More Thoughts on Musical Meaning

[Vol. 1, pp. xiii-xxii]

The question of meaning in music is one of the most fascinating – and rancorous – inquiries in contemporary musicology. As Mark cogently points out, the question is a highly nuanced one, yet the default position of many in our culture is the old maxim – music is a universal language. Imagine the World Music 101 student’s surprise when they learn that this feel good notion isn’t at all the end of the discussion. Meaning, it turns out, is a Protean concept and tough, if not impossible, to fix.

The issue is often phrased as a dichotomy, an approach Taruskin labels “The Great Either/Or” (I, xix). Is music a universal, open and free to all; OR is it situationally based, culturally specific, and constructed? His derision of this binarism makes his own perspective clear: music is both. One major problem, it seems to me, with the either/or approach to this issue is that is can potentially shut down all meaningful study, analysis, and discourse surrounding music and absolve all judgements from having to shoulder any reasonable burden of proof. If music is the universal language, period, then we’re all born with musical meaning preenscribed into our understanding of the world. No need to look too hard at the nit-picky details of time, place, culture, subculture, economics, ritual, use-value, race, gender, et cetera ad nauseum. If music is universal, then what’s to understand about it? We, almost by definition, must understand it already! It’s a convenient out. On the other hand, if music is too situational, too culturally predetermined, then it could almost lead the scholar (or music lover) to a sort of benighted resignation. Mark is right: we are all “outsiders” insofar as we cannot be Masai tribesmen, medieval monarchs, virtuoso Indian sitarists, and fin-de-siecle salon goers all in one lifetime. One individual can only occupy a handful of cultures/times at once (Alex Ross’s discussion of Richard Strauss shows the inherent weirdness of experiencing too much time on musical earth). If one can’t be an insider, and one must be an insider in order to get the meaning of the music, then why bother? It’s a lost cause.

Taruskin seems to be aiming at a middle path. I’m itching to follow this theme throughout, for it’s not terribly clear how it’s going to be accomplished.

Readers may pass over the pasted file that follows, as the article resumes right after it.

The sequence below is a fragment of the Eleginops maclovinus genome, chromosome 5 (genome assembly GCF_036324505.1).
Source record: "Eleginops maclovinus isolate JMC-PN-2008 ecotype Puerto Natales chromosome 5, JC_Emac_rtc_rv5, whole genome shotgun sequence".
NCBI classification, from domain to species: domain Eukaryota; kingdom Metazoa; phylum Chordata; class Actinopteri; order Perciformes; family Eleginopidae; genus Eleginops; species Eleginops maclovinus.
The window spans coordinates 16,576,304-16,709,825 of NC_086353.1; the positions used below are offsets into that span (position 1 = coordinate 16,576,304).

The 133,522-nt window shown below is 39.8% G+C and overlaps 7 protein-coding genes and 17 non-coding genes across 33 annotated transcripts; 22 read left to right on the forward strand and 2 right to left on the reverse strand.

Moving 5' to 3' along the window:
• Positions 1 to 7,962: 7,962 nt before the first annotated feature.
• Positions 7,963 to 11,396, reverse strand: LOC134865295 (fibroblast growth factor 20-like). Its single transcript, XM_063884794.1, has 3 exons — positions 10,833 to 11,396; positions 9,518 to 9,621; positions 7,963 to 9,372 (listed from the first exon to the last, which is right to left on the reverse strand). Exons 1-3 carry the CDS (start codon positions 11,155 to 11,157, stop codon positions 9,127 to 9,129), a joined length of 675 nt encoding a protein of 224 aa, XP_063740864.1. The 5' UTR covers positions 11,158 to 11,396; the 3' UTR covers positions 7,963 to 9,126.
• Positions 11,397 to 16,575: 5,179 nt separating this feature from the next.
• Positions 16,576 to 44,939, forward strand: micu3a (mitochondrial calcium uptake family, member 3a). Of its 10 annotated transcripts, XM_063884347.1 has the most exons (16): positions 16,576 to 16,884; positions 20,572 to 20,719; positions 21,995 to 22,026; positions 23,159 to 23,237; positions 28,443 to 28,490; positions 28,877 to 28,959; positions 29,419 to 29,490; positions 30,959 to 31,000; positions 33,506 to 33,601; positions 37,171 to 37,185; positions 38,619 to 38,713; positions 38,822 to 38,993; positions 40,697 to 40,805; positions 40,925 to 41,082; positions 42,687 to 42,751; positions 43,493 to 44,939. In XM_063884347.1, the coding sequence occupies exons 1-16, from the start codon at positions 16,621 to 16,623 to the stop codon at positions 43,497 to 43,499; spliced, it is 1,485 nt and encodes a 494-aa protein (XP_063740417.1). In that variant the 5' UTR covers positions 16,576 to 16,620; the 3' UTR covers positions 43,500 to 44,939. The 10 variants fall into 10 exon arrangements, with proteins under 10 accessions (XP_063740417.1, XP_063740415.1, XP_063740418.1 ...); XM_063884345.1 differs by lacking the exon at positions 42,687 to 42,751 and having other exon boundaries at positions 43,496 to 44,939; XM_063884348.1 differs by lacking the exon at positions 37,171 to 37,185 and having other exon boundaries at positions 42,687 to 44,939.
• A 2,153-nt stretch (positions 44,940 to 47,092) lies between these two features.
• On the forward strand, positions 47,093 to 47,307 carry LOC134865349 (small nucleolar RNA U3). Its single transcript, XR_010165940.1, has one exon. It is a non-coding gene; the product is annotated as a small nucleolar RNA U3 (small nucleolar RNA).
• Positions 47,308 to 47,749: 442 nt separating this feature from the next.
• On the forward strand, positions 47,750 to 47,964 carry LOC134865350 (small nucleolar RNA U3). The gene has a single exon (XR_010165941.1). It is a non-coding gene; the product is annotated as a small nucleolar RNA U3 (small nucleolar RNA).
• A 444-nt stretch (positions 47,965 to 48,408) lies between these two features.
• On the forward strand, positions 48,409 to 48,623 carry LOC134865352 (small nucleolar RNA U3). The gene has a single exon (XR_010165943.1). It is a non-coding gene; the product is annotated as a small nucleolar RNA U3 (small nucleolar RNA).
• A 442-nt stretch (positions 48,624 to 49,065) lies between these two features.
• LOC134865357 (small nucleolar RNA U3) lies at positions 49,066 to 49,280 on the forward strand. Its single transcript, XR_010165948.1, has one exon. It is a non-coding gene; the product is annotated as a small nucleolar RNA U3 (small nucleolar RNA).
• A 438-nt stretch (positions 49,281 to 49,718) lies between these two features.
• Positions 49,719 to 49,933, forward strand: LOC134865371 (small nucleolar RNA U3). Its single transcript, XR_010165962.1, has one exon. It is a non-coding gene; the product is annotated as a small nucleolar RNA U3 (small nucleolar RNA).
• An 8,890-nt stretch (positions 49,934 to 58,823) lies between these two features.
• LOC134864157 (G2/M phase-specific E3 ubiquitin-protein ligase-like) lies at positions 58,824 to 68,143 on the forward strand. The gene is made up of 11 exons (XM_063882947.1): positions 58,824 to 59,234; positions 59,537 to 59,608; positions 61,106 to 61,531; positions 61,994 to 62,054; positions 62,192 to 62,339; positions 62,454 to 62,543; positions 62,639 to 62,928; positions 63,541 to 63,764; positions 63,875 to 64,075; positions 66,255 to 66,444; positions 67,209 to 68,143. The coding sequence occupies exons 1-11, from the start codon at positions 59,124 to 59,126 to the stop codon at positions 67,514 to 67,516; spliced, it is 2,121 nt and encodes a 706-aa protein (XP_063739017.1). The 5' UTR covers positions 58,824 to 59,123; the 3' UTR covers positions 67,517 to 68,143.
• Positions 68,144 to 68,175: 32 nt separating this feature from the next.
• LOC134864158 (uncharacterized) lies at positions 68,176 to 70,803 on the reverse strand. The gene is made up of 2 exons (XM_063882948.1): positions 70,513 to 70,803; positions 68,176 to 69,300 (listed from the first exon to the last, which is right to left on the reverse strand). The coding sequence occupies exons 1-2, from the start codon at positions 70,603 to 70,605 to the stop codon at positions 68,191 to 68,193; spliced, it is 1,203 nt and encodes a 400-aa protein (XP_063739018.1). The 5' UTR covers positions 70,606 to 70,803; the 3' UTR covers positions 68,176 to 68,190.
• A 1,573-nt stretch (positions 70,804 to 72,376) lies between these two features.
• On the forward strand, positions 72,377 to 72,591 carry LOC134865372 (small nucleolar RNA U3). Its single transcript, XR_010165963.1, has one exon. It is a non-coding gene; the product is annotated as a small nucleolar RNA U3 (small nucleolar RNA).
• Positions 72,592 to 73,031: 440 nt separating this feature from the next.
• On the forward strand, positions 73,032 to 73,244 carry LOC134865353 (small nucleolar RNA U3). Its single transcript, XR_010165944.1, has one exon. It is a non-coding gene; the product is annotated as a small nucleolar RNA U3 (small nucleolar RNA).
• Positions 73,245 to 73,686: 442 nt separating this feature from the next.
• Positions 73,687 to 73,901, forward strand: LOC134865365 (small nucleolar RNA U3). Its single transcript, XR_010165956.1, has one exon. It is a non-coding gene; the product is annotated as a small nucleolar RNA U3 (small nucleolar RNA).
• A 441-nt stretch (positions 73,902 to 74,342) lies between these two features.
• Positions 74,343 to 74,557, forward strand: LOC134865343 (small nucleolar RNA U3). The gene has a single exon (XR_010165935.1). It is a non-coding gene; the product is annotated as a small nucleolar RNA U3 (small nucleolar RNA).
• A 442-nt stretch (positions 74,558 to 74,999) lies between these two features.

Meaning in (of? through? attached to? inherent in?) Music

[Vol. 1, pp. xiii-xxii]

Meaning and music. Their relationship is ambivalent at best. Is musical meaning associative, like a language whose syllables and patterns are collected and understood by the initiated listener? Or is it inherent, including certain physical reactions to vibrations of sound waves that hit every body in the same way?

I pose this question to my students—in the same either/or format—every time I teach an ethnomusicology course in which they confront musical systems that are arcane, and sometimes indecipherable, to them upon first listen, such as Javanese gamelan. At the beginning of the course, many students agree with the statement: “Music is a universal language.” By the end of the course, many students realize that the issue is much more complicated than that. They end up saying that meaning in music is both universal and specific. A culturally rich musical event will be experienced differently by one who is initiated into a culture than one who is an outsider (never mind for now the acknowledged problem with the terminology “outsider”).

But the truth is, as historians, we’re all outsiders. We are trying to understand a culture that is removed from us, just by a different type of distance: time. Sometimes I think we should approach an understanding of medieval culture (or Renaissance, or Baroque, etc.) more like we approach African music. It’s just as different. But I digress.

Richard Taruskin is very clear about what he will consider musical meaning in the Oxford History of Western Music (OWHM). Meaning represents a full range of associations:

It covers implications, consequences, metaphors, emotional attachments, social attitudes, proprietary interests, suggested possibilities, motives, significance (as distinguished from signification)…and simple semantic paraphrase, too, when that is relevant. (I, xvi, ellipses in original)

That is a fairly rich and seemingly exhaustive list upon first reading. There is a clear theme to the list, which Taruskin goes on to expound. These types of musical meaning are all what he calls “social facts.” In other words, it is the human that makes music meaningful; the music becomes meaningful not because of what it does to us but what we do with it. This is clearly an important way that we find meaning in music. We associate music with personal feelings, memorable events, social acts such as dancing, or just as motivation for cleaning the house.

But does it really represent the “full range”? If association is the end all, we can’t rightly say that there is any meaning in the music at all. We have to change the phrase to meaning in humans, with respect to music. Modern scholars tend to be perfectly happy stopping with such a solipsistic understanding. But I wonder.

I wonder if there is more to music than just that. Is it possible for music to literally act on a person, aside from, or overruling one’s associations? Plato and Aristotle thought so. Religious composers have always thought so. Baroque composers thought so. Romantic composers certainly thought so. Can we accurately recount the history of these periods (and all those in between the few examples given here) if we don’t at least consider the same possibility? Or will we be missing a large part of the significance of the music?

These are questions I intend to chew on as I read on.